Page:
You Better Watch Where You Spit
Brand-new zine from Julia Eff! This one's about depression and it's a heavyweight of ideas, pain, and beauty.
From the author:
Depression's a bitch. A chronicle of sinking and drowning and trying to claw your way out; a story of misshapen ribs, demolitions, back roads, hidden crevasses, shitty people, hopes/dreams/nightmares/insecurity that reads like a grindcore album and a car crash. Sometimes my mental illness feels like a cave that's collapsing on me and sometimes it feels like a lucid dream and the rest of the time I just try to ignore it and live my life so people will love me. This is what it's like when I can't ignore it anymore. Somewhere, in there, there is hope and fight and together we might find it.
32 pages, quarter legal size, B&W, hand-lettered & hand-collaged
Recommended for fans of: painful true shit, that song that you hear casually that maybe doesn't intend to but lifts you out of the mire you're in
Praise for You Better Watch Where You Spit:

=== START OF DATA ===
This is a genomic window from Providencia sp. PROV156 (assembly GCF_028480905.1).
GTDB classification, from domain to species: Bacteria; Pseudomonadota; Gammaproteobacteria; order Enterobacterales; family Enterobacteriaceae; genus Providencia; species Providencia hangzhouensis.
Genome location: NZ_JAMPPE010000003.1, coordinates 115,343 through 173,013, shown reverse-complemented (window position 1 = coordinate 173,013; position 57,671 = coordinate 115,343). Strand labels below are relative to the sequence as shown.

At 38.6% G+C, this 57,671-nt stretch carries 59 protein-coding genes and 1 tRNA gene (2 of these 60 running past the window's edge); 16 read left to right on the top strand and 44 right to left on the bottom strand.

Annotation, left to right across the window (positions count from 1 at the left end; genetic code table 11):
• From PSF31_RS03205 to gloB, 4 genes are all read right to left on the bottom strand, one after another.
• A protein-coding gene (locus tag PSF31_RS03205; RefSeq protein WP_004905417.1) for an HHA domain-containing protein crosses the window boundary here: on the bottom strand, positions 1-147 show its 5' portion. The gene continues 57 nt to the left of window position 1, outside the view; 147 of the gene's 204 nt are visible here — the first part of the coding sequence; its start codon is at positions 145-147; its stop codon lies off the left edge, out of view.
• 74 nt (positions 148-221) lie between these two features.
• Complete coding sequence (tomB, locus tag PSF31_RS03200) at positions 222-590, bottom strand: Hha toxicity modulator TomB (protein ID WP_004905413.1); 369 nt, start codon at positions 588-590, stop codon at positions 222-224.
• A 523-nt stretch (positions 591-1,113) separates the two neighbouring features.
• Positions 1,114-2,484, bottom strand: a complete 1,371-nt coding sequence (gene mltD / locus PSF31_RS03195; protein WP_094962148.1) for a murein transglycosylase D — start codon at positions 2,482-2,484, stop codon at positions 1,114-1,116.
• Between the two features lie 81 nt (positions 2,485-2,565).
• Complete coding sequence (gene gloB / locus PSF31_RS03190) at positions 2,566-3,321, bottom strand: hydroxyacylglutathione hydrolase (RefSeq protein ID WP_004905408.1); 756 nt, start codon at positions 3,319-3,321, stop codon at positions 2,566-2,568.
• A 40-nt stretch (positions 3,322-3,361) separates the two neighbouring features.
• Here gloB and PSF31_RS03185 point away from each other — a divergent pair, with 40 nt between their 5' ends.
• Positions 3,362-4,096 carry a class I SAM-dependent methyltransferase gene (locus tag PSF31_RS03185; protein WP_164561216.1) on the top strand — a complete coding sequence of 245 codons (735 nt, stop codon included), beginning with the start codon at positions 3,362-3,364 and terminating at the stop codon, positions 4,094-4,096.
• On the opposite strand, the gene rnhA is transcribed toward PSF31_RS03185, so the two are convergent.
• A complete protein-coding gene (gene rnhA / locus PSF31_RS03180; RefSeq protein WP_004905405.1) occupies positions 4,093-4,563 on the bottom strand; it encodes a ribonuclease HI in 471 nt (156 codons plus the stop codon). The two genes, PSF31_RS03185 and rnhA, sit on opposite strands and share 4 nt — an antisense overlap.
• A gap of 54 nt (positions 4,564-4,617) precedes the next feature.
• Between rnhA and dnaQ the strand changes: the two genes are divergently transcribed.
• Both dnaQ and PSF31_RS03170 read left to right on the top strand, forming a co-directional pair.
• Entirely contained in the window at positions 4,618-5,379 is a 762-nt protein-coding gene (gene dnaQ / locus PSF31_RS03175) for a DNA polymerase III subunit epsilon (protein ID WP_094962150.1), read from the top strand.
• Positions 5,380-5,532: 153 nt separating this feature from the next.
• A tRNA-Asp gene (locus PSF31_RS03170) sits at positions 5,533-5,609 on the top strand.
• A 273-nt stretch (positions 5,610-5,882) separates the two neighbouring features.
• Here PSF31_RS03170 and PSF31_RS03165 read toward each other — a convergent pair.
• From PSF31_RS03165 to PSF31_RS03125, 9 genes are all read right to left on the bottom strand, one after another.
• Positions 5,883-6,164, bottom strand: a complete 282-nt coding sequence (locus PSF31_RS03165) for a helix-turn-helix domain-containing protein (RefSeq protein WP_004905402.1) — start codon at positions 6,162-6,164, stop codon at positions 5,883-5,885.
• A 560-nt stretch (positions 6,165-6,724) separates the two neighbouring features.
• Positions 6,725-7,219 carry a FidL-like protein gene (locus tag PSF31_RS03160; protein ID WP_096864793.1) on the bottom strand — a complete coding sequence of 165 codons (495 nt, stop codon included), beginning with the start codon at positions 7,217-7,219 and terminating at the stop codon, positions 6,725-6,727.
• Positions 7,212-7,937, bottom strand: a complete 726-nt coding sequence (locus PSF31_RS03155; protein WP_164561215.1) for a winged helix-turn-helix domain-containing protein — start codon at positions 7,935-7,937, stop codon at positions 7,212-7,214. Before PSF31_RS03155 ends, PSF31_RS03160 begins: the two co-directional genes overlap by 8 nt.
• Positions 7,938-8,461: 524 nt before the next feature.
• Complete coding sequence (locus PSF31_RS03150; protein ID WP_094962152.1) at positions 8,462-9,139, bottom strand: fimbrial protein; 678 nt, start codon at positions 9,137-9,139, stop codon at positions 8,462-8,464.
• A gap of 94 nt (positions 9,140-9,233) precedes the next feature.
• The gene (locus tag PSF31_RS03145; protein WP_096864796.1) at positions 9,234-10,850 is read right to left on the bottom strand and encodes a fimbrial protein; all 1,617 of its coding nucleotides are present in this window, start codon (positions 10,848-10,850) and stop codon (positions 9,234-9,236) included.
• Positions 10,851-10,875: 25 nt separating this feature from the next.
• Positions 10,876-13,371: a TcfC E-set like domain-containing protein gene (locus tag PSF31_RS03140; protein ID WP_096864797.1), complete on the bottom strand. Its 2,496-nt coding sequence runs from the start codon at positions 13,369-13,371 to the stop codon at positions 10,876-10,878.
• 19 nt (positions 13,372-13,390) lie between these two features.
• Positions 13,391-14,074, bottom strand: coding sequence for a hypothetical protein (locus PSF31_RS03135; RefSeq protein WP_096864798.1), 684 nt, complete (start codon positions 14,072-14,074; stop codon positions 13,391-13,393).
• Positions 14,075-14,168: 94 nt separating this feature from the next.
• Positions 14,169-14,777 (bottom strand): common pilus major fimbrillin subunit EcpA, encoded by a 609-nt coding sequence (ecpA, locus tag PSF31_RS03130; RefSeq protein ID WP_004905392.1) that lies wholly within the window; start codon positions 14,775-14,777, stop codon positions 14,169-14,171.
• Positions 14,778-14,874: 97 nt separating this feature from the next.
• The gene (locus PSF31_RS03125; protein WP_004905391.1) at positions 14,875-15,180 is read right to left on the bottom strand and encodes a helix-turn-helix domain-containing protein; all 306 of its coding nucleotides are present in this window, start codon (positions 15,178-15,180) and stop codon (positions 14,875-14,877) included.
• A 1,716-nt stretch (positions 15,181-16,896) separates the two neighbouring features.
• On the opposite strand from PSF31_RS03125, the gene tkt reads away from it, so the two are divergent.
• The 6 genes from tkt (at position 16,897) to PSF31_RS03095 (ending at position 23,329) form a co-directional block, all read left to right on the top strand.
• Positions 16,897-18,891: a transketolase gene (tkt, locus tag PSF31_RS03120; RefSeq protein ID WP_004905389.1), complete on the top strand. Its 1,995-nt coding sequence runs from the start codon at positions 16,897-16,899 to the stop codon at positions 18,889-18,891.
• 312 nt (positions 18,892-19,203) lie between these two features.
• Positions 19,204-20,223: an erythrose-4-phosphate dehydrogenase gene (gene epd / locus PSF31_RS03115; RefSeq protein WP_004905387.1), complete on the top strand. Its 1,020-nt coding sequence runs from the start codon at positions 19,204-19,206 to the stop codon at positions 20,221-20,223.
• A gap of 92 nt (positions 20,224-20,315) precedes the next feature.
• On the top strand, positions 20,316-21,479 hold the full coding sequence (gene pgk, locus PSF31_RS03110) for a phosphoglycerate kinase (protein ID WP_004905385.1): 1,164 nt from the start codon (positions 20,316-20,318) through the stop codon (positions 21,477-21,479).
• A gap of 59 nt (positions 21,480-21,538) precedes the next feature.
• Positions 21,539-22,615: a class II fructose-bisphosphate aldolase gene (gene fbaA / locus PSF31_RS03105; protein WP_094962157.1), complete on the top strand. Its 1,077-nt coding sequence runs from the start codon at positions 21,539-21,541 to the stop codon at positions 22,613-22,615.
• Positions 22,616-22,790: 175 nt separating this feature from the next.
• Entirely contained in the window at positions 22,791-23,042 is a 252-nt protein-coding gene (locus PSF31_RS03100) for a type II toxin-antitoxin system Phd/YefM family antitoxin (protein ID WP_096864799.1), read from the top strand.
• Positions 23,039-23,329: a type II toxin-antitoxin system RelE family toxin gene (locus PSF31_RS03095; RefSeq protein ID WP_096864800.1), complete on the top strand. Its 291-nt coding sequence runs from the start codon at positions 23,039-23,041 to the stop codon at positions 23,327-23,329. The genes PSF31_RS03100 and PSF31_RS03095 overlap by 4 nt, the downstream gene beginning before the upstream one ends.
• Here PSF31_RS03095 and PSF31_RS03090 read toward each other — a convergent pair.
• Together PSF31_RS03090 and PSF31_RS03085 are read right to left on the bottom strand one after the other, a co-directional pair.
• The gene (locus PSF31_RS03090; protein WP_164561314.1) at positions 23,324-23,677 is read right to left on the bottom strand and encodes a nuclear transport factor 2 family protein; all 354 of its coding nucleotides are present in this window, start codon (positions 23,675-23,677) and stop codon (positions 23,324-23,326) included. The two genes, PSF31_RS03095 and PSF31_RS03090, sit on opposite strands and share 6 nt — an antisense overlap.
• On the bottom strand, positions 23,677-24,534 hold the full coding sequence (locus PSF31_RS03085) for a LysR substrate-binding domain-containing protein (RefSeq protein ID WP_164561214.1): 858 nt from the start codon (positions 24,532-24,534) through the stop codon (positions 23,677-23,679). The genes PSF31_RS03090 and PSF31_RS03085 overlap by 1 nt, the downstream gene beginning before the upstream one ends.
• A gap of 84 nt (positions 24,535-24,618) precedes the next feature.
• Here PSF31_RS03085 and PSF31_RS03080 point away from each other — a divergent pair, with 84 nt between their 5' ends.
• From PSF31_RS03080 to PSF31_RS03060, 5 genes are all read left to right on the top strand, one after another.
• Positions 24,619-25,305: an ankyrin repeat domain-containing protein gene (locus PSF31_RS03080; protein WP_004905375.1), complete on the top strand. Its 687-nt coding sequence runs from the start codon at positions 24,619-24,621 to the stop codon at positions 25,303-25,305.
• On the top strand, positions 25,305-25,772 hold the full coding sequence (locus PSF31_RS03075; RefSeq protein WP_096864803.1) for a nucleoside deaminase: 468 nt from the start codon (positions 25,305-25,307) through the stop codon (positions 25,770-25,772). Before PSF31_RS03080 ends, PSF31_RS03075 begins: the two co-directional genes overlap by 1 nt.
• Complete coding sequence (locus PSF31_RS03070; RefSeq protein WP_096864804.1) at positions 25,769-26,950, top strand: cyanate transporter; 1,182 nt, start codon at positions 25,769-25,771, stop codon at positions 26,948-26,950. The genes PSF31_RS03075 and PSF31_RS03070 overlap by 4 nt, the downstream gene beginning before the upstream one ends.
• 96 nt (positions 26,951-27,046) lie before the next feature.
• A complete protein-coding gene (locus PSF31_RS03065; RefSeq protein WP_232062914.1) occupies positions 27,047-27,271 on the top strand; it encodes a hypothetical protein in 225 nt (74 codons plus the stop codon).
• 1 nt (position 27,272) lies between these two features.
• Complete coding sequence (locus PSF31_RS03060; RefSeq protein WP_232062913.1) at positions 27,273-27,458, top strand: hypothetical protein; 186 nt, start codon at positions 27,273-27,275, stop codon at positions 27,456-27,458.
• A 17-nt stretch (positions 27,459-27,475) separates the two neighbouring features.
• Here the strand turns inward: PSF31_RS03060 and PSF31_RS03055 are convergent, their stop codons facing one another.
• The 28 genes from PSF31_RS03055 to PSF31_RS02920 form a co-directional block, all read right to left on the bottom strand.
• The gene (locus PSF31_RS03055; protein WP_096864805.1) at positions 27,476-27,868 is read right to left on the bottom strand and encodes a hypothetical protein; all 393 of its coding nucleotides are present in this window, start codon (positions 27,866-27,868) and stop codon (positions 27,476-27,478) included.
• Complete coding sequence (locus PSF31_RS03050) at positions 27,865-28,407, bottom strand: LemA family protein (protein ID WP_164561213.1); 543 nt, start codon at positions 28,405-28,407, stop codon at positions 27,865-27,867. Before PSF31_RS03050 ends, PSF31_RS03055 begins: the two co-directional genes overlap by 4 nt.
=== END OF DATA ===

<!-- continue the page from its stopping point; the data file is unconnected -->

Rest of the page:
"A few weeks ago my friend Julia Eff was in town for a reading I was curating. The night before, a big end-of-summer thunderstorm rolled in and Elizabeth, Julia, and I shut off the lights and lit candles and sat up late in the kitchen handing Julia's notebook back and forth deciding what new pieces would be read. These handwritten pages were the first sections I would see of what became You Better Watch Where You Spit. It had been a heavy summer for Julia because life was dealing out the Cruel and Gruesome and the work felt charged and uneasy and dangerous; it was full of anger and fear and change, and at the very base of it all, the desire to get revenge and fight like hell for your life. The later it got, the worse the storm; wild jags of lightning lit up the room and the thunder cracked and startled us before beating a long, deep roll. As the rain drummed on the windows and the trees lashed the roof I knew I was reading an important thing. You Better Watch Where You Spit is about depression. It is a work made for people who want to vanish, to run away from lives undone, to obliterate themselves without possible chance of return. It's about knowing you're broken and screaming through the bile and acknowledging the sheer shit-business of life. This is no self-help book. It doesn't use recovery-speak or the alienating language of "radical mental health." Instead it barfs out the bats and untamed darkness then lets you know there's someone else who feels as penned-in as you. Reading You Better Watch Where You Spit you are scared for Julia, worried that the big, suffocating Black will consume them, but once you turn the last page you'll see they have what it takes to land the roundhouse kicks in order to survive, and from where I sit that feels heartening. To Julia: you're a warrior and I believe in the reckoning power (and resulting truth) of your anger, and I've seen how it makes people feel less alone, less spun-up, and less trapped. For what it's worth: someone out there is proud of you." -- Adam Gnade, author of Locust House